But TV is not the same as online, and its value continues to be organized mostly through day-parting, the practice of dividing the day into fixed time frames for the purchase of audiences. This has been an excellent proxy for audience aggregation that allows planners and buyers to scale media transactions and measure the value of reach and frequency.
Consumer lifestyles are very different today from when day-part definitions were created. Audiences are running amok, watching a greater variety of programming than ever before. According to Nielsen, 65% of all TV viewership is on shows that are rated a .5 or less.
So how do marketers get a handle on the dispersion of audiences to keep their reach curves constant without spending more money? Enter the “Audience Day Part.”
The Audience Day Part supplements traditional day parts by activating inventory with a specific objective that can drive business outcomes. Here are a few examples:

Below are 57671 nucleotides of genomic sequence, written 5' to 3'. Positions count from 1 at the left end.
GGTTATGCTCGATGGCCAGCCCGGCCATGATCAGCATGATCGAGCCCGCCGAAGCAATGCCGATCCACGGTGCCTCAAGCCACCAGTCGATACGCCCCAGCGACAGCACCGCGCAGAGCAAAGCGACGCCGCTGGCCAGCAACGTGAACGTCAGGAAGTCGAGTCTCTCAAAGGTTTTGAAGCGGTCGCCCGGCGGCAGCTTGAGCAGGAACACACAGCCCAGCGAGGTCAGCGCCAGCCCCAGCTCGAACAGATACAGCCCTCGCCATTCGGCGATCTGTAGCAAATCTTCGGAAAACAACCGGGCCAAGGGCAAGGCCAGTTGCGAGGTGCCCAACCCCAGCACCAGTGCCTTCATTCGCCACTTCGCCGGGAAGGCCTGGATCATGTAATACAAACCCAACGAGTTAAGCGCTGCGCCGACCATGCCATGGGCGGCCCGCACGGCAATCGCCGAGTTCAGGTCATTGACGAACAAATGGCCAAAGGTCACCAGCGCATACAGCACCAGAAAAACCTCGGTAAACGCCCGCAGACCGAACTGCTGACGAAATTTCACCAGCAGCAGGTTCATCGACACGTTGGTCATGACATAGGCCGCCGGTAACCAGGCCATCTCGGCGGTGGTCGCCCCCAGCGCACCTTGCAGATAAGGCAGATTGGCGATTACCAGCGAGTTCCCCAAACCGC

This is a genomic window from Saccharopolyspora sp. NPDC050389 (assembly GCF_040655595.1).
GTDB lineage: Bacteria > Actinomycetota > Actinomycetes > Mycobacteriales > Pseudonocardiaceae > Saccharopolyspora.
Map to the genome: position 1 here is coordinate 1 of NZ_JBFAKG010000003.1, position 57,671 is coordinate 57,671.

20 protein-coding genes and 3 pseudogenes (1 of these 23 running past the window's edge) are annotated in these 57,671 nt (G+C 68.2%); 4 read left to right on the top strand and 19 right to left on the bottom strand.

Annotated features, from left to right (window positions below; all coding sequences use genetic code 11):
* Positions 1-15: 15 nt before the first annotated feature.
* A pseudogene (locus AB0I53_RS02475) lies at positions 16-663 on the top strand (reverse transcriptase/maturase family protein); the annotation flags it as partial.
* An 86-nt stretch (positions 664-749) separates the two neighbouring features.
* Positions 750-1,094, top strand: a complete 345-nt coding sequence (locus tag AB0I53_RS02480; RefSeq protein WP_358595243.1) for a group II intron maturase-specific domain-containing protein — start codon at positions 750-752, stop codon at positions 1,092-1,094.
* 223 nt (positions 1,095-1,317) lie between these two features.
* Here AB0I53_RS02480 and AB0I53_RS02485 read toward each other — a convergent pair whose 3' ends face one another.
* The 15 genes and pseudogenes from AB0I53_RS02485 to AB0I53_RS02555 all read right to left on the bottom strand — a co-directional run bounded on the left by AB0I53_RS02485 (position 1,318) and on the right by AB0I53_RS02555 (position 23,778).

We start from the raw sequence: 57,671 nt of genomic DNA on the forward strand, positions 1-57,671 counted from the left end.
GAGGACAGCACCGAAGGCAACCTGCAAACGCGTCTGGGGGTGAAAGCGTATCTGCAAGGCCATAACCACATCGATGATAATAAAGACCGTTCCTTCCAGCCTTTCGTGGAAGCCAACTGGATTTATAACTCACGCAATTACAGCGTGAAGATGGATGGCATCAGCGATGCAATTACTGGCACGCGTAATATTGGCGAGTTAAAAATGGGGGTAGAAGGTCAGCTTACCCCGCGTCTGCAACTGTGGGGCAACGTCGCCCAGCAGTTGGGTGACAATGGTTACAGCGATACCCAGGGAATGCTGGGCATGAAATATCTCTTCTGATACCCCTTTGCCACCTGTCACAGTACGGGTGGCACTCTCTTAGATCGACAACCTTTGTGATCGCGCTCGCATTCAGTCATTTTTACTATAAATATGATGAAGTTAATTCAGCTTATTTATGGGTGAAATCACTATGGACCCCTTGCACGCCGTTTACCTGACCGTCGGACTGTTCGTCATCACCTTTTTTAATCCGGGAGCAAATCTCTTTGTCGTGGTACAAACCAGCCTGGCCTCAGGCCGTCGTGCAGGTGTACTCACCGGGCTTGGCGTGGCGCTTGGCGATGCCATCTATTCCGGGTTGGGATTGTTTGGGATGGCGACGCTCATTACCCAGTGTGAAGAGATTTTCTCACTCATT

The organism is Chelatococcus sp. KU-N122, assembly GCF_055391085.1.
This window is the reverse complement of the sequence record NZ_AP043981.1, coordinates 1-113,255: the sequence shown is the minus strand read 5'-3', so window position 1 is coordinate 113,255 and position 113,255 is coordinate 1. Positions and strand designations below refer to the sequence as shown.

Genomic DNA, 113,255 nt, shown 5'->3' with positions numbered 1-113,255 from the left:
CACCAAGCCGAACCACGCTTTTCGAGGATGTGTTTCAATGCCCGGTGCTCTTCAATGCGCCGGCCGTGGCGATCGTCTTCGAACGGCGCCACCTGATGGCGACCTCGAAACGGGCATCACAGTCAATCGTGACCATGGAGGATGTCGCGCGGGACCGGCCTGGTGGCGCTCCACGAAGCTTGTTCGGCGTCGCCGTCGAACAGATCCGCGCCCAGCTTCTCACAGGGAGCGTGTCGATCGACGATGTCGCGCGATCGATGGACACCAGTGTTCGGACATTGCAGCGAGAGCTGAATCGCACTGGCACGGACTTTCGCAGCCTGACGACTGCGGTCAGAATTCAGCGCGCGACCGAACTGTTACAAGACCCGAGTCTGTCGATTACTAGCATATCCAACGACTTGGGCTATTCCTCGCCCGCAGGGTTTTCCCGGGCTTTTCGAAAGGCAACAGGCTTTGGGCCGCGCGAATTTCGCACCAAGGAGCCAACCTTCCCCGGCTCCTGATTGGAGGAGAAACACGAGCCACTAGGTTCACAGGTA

In order to earn a box on TV’s reach and frequency flow charts, the Audience Day Part has to fit in and stand out at the same time. To fit in it needs to reach a specific audience as efficiently as the traditional day part schedule. To stand out, its inherent focus must be on business outcomes for a particular audience that is driven by new data and measurement techniques.
Combining the proven current practices of finding audiences on TV with the digital approach of data will further demonstrate television’s capacity to scale while applying best-in-class online advertising tactics.